Born into a family of griots (hereditary musical storytellers and historians), he began to master the celestial tones of the instrument as a young boy in his native Gambia, spending his early adulthood playing throughout Europe before returning to Africa in the mid-’70s to teach at the university of Ghana.
But the academic life was not to be Suso’s calling. By 1977 he was residing in Chicago, where he formed the fusion ensemble Mandingo Griot Society with percussionist Adam Rudolph. That band blazed trails in what we now call world music, collaborating with notables like trumpeter Don Cherry and putting Suso’s deft but delicate kora in the first of many contexts that would make it very much an instrument of the past, present and future.
After the breakup of Mandingo Griot Society he recorded and toured with Herbie Hancock for a time, bringing an electrifying aura of African roots to Hancock’s cutting-edge leanings. 1984 saw Suso reunited with Mandingo Griot Society members Rudolph and Hamid Drake for the album Watto Sitta under the name Mandingo. Produced by Bill Laswell (who’d had a hand in Suso’s work with Hancock), Watto Sitta was a landmark of modern African music, deftly and seamlessly blending Suso's razor-sharp kora with an easy balance of organic and synthesized sounds.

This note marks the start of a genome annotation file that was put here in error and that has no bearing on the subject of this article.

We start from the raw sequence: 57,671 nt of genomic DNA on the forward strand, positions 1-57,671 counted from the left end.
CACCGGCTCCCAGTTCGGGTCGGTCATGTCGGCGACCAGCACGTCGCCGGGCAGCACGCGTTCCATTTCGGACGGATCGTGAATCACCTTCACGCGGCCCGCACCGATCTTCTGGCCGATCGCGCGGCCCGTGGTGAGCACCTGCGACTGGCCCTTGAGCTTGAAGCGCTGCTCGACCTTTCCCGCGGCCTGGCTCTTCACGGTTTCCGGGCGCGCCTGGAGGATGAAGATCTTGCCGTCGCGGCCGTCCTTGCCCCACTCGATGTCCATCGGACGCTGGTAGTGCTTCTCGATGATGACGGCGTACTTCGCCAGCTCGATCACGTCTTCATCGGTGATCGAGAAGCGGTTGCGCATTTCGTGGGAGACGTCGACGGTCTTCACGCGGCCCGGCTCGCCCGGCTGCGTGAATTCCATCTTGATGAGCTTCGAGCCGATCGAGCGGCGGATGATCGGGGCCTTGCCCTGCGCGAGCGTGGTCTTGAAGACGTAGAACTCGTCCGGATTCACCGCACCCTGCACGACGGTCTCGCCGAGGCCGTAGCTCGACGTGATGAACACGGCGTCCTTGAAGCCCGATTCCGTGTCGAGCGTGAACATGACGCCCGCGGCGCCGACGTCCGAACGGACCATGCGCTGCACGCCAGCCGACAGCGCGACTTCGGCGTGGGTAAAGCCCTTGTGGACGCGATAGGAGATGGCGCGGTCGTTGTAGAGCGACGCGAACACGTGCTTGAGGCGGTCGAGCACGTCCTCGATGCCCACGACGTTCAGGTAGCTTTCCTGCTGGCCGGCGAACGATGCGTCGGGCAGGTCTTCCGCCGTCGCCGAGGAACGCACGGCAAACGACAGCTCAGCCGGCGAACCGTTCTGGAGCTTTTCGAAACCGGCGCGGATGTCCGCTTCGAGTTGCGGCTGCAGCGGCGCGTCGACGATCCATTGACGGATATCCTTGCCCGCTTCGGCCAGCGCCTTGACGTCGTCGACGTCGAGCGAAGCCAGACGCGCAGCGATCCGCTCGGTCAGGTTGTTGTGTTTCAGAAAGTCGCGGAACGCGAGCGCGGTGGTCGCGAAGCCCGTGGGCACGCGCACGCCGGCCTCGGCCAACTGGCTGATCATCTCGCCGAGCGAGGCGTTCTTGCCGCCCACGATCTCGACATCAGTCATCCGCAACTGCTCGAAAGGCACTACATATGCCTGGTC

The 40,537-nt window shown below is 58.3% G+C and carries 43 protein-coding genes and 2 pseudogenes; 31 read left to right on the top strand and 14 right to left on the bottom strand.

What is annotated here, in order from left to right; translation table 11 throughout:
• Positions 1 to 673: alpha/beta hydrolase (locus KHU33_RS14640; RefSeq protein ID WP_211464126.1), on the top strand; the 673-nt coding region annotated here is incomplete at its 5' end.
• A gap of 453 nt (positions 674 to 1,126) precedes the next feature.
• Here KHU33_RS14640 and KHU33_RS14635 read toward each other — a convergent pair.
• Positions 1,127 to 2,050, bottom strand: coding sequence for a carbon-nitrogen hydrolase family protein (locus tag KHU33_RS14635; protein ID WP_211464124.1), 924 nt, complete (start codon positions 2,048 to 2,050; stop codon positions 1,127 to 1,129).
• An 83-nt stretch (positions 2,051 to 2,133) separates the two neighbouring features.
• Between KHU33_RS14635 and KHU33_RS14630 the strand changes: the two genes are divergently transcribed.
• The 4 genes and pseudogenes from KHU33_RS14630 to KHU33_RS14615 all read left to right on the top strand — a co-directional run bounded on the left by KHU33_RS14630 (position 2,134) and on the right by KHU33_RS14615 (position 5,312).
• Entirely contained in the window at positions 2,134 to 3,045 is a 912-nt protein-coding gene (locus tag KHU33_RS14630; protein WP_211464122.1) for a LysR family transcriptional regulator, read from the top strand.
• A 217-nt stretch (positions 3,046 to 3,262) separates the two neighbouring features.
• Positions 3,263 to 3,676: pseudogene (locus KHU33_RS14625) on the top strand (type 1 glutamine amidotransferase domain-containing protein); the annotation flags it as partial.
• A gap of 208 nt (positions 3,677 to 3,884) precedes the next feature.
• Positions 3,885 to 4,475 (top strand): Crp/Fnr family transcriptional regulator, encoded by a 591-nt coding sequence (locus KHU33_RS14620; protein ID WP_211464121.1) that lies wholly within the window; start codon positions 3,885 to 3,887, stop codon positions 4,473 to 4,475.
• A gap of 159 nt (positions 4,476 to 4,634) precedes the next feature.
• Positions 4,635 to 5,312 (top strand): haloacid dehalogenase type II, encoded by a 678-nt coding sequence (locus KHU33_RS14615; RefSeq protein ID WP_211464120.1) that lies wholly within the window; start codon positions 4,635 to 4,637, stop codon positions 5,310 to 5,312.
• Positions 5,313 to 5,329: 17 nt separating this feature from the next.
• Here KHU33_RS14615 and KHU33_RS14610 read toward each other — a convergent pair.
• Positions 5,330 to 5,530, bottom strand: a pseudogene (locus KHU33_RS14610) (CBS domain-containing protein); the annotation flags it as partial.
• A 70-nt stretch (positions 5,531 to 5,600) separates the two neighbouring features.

Suso’s work in the years since has included projects with Philip Glass, the Kronos Quartet and Pharoah Sanders, and though other masters of the kora (Toumani Diabate, Mory Kante, Kaouding Sissoko, etc.) have rightly brought acclaim to the instrument and their skills on it, Suso remains arguably the premier innovator of the lot. In traditional, contemporary, minimalist, classical and avant-garde settings he’s cast the kora in both lead and supporting roles where its emotive, shimmering sound finds ever new levels of beauty and boldness.
Mighty Rhythm (Flying Fish) (w/Mandingo Griot Society)
Hand Power (Flying Fish)
Watto Sitta (Celluloid)